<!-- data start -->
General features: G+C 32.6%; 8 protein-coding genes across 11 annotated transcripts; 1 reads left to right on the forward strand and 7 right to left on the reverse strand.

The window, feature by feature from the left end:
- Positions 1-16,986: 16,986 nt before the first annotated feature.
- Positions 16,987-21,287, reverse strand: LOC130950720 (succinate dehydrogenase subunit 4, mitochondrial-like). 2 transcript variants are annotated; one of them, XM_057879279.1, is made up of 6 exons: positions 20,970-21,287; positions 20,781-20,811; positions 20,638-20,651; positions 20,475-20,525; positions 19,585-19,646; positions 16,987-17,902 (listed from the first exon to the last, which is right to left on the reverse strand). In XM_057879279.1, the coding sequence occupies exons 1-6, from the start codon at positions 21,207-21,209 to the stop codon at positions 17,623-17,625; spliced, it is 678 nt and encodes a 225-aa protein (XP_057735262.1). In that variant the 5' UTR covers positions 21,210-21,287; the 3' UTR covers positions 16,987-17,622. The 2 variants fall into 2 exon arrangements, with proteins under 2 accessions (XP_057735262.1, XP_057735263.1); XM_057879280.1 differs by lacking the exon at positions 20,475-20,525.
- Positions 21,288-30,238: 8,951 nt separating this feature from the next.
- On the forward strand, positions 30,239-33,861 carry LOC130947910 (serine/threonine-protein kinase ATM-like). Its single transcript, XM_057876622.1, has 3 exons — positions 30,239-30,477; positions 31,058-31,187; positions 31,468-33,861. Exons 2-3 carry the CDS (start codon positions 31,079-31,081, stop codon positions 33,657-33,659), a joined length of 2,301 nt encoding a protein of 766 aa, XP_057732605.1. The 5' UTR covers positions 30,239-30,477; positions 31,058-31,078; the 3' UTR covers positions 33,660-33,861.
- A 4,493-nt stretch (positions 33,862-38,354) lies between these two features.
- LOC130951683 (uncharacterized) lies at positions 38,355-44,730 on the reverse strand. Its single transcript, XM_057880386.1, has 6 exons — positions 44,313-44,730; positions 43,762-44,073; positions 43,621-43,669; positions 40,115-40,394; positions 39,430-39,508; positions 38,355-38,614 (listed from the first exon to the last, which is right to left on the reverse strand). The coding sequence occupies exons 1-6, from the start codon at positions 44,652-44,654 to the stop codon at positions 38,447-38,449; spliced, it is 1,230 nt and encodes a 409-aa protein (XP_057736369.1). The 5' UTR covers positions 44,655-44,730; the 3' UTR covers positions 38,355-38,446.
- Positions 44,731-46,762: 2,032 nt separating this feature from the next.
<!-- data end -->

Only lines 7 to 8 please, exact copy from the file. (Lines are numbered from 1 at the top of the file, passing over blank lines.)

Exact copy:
- A 4,493-nt stretch (positions 33,862-38,354) lies between these two features.
- LOC130951683 (uncharacterized) lies at positions 38,355-44,730 on the reverse strand. Its single transcript, XM_057880386.1, has 6 exons — positions 44,313-44,730; positions 43,762-44,073; positions 43,621-43,669; positions 40,115-40,394; positions 39,430-39,508; positions 38,355-38,614 (listed from the first exon to the last, which is right to left on the reverse strand). The coding sequence occupies exons 1-6, from the start codon at positions 44,652-44,654 to the stop codon at positions 38,447-38,449; spliced, it is 1,230 nt and encodes a 409-aa protein (XP_057736369.1). The 5' UTR covers positions 44,655-44,730; the 3' UTR covers positions 38,355-38,446.